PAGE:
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In their first year the Colorado Eagles sold out every home game, garnered community support and made it to the Central Hockey League playoffs. The guys achieved most of their goals for the 2003-2004 season, sans winning a championship. Now the owners and coach look towards 2005 and 2006 where they want to continue improving the "game product" for the fans and hopefully host the CHL All-Star game in 2006. At this point, the team needs to remain flexible when it comes to player personnel and a television contract with Stan Kroenke's Altitude television network.

The Eagles have signed a 10-game contract with Altitude, but with a looming National Hockey League lockout the contract may be expanded. "We think this brings a lot of value back to our partners who spend money on promotions and signage," said Bill Stewart, CEO of the Colorado Eagles. "Having the viewers on TV and having an extended TV deal, going from three televised games (last season) to potentially 10 this season is very important to us."

If the NHL lockout occurs when the collective bargaining agreement expires on Sept. 15, Stewart said he hopes Altitude network will want to televise more Eagles games.

"After they commit to 10 games they can commit to further games and playoff games," he said. "If there is an NHL strike we are hoping that Altitude will consider expanding that package."

Kroenke Sports Enterprises, the managing arm of Kroenke sports holdings, is "cautiously optimistic" about the future of the NHL this season. Kroenke sports holdings include the Pepsi Center, Denver Nuggets, Colorado Avalanche, Colorado Rapids and Colorado Mammoth lacrosse team, as well as stakes in the St. Louis Rams and the Colorado Crush indoor football team.

"We are set up to expand the Eagles contract. If there is a labor dispute we are set up to expand our programming. We are looking at offering more games and filling holes with college programming," said Tom Philand, senior vice president of sales and marketing for Kroenke Sports Enterprises.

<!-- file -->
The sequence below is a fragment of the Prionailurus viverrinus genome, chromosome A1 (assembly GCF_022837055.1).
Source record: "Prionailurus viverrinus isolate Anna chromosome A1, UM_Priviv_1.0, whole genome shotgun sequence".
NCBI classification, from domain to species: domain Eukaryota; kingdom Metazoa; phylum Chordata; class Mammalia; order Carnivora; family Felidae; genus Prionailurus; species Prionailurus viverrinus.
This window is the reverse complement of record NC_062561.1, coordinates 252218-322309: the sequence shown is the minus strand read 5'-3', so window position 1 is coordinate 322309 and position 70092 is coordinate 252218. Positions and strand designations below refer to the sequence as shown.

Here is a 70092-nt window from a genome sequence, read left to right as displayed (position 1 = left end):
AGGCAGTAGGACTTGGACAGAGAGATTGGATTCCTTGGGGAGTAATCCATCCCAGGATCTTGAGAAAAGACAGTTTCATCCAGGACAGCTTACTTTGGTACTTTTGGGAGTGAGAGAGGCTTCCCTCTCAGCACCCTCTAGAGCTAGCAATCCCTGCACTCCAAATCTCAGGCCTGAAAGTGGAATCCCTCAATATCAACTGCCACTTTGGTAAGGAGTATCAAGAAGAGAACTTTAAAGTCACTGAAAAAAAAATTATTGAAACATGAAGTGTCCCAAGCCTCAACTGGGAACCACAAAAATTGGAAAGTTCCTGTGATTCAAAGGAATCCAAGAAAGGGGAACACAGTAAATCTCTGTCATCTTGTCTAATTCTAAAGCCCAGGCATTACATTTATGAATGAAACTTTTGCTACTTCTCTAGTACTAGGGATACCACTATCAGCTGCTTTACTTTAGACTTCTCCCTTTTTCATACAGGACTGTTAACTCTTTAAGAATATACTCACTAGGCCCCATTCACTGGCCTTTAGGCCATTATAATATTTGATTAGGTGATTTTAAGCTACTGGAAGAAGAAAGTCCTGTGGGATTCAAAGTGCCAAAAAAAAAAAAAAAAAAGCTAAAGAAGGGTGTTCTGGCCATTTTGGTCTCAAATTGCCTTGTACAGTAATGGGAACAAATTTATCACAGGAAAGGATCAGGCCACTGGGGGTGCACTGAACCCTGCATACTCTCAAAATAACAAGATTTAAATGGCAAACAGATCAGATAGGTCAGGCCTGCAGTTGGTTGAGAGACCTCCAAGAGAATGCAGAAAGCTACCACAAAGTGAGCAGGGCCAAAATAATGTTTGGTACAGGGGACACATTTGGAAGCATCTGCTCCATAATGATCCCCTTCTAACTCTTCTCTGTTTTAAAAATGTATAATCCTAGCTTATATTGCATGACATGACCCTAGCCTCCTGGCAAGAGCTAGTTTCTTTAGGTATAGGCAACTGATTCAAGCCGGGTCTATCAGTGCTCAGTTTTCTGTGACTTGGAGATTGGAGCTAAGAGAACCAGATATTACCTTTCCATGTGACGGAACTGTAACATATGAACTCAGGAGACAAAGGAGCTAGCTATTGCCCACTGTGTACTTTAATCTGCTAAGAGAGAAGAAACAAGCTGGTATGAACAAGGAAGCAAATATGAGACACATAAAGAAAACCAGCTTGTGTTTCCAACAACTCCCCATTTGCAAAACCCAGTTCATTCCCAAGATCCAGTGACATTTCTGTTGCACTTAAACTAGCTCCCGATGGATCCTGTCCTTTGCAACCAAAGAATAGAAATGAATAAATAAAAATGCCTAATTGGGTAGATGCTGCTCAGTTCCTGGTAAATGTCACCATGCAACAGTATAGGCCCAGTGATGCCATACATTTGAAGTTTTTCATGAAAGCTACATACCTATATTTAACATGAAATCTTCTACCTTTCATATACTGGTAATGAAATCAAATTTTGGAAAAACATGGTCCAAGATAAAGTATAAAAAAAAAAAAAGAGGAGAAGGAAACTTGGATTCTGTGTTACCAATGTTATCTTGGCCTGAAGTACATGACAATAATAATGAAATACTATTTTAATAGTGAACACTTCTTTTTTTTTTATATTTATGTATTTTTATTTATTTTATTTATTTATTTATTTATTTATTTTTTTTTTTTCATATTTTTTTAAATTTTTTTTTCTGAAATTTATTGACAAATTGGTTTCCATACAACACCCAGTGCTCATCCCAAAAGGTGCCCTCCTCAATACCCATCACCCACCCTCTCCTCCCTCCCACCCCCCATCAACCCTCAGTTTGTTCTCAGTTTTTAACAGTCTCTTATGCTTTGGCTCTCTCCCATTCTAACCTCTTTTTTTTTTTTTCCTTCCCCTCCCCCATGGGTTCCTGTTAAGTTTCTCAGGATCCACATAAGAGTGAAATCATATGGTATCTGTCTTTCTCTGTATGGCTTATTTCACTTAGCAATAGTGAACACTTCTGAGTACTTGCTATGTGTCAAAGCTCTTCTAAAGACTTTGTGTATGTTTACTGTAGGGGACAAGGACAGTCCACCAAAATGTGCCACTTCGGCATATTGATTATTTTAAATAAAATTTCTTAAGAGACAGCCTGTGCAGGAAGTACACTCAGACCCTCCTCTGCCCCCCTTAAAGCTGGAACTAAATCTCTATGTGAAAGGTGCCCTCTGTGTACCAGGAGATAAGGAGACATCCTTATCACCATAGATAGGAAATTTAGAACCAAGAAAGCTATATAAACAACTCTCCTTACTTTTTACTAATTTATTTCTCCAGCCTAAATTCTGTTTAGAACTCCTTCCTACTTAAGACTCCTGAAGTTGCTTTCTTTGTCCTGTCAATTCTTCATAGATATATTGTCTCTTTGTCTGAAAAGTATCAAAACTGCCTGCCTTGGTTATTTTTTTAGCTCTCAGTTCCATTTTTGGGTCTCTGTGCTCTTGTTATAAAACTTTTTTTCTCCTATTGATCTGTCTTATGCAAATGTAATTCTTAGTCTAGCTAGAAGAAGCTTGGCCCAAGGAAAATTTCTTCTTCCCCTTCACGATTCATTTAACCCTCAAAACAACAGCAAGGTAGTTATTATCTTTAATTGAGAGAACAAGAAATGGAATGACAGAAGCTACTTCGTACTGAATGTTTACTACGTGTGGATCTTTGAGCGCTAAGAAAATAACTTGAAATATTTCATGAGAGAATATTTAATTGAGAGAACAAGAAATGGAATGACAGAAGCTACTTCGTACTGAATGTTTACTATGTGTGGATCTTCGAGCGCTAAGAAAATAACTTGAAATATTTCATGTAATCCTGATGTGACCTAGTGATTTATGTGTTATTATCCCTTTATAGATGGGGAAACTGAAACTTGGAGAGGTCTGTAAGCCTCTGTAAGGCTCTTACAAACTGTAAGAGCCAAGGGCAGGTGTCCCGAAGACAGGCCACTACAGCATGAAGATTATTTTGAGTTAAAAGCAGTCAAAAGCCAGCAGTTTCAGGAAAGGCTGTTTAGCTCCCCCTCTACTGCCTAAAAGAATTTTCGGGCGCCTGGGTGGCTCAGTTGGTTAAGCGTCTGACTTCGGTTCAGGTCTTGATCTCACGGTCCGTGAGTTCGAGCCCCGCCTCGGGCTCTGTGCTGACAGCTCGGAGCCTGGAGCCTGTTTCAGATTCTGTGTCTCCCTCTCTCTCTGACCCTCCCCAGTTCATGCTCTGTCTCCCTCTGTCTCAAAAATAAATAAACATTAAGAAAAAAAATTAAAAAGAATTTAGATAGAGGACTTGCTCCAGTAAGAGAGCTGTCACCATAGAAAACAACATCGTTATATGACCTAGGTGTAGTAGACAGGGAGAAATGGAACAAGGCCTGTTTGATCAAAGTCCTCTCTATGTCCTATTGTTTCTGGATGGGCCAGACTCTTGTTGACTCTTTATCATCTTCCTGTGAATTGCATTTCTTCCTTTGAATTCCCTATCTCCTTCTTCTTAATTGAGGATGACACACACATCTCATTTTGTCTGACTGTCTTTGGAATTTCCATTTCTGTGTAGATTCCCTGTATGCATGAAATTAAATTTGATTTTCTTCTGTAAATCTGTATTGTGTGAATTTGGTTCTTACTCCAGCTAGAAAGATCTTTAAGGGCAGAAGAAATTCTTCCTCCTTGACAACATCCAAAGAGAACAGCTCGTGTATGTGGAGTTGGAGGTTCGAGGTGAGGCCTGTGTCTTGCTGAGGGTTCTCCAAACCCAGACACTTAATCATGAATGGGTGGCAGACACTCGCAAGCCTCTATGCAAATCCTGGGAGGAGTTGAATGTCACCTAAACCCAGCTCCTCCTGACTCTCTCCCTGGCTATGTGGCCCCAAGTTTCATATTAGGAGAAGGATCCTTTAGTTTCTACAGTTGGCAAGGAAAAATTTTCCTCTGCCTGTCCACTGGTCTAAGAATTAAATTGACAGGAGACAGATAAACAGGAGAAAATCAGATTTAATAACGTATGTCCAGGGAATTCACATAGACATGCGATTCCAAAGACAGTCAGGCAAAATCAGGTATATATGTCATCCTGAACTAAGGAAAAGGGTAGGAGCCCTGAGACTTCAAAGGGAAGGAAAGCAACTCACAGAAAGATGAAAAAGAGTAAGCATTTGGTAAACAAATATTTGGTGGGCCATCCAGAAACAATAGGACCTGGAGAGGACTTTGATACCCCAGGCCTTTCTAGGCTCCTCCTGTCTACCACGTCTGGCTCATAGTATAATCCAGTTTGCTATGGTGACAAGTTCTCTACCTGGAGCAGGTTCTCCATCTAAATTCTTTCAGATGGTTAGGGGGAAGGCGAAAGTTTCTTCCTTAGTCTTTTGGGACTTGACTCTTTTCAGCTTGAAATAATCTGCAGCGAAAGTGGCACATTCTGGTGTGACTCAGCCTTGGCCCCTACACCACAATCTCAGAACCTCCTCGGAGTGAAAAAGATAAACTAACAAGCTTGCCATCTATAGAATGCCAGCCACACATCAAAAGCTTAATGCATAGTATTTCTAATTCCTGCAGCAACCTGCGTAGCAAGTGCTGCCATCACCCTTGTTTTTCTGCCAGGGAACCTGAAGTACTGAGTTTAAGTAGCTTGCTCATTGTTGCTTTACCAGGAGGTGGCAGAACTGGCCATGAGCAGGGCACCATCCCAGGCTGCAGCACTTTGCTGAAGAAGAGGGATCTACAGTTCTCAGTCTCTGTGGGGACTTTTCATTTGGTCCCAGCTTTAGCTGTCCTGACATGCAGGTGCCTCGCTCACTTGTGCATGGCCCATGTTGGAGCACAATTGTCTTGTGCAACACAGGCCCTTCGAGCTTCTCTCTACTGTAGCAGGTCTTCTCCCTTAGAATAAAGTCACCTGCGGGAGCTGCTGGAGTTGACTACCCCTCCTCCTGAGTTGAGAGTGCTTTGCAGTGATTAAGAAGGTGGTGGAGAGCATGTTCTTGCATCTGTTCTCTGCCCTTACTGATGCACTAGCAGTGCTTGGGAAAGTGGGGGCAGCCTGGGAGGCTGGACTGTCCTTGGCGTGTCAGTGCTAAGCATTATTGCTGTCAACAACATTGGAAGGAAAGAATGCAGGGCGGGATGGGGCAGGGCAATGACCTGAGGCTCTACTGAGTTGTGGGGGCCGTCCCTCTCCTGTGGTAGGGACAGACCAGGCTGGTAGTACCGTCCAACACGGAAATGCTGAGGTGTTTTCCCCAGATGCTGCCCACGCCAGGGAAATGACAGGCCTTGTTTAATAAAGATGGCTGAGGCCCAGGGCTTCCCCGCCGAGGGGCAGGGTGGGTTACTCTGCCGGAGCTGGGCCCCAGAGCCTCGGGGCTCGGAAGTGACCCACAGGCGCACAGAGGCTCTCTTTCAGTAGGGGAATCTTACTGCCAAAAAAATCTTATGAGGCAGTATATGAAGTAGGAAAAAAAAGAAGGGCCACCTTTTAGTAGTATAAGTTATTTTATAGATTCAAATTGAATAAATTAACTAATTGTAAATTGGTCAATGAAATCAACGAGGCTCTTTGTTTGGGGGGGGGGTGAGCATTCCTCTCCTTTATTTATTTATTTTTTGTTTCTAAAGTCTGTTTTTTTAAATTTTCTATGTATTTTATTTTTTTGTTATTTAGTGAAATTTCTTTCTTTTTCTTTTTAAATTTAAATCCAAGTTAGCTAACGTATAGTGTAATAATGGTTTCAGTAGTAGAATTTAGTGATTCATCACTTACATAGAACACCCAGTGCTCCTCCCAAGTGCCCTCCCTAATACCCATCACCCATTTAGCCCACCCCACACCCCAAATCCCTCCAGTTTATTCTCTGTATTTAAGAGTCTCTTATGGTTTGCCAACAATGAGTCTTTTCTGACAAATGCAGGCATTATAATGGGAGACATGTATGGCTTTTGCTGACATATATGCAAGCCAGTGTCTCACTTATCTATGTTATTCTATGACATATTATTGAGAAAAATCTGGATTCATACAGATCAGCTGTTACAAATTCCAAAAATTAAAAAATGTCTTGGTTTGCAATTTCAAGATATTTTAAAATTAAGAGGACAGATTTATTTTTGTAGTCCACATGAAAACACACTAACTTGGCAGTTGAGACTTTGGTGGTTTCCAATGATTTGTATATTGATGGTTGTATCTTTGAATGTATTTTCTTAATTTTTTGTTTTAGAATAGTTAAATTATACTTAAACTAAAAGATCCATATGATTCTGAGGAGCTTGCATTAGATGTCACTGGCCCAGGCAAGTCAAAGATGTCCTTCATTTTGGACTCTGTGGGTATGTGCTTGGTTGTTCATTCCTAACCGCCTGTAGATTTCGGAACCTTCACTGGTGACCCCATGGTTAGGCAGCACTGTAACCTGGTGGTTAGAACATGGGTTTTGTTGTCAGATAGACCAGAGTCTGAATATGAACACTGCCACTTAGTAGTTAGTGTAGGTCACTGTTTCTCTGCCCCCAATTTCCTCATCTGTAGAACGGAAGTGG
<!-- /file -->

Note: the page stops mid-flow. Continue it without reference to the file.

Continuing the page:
With a potential expansion of the number of televised Eagles games, the fan base of the team could expand further south into Denver or possibly statewide.

"It is a natural progression that more hockey feeds further interest," he said. "It does not take a fool to see the success the Eagles have had in the northern market."
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Should there be no NHL season, I will only have 4 World Cup games at the X to pacify me. Blasphemy it is, but I just don't get into WCHA puck, in spite of having the Gophers in my back yard.

There's no minor league puck in my area, but there's always the WM Trashtalkers, feturing Mrs. 6Speed on defense.

6Speed, hocky parent, sort of.
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Maybe I can check out the Gwinnett Gladiators (since I now work up in that neighborhood).

Who enjoyed the IHL Knights until the Thrashers ran them out of town...
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For Canucks fans, I think the only pro hockey in the general vicinity of Vancouver will be in Victoria (if you consider an island two hours away by boat being close) with the "Salmon Kings" (yuck) playing in the ECHL (yep, a west coast team in the "East Coast Hockey League"). There will be lots of amateur hockey with various WHL and BCJHL teams. Unfortunately, it seems WHL coaches are adopting the "system oriented" snooze-fest style used by many pro teams.
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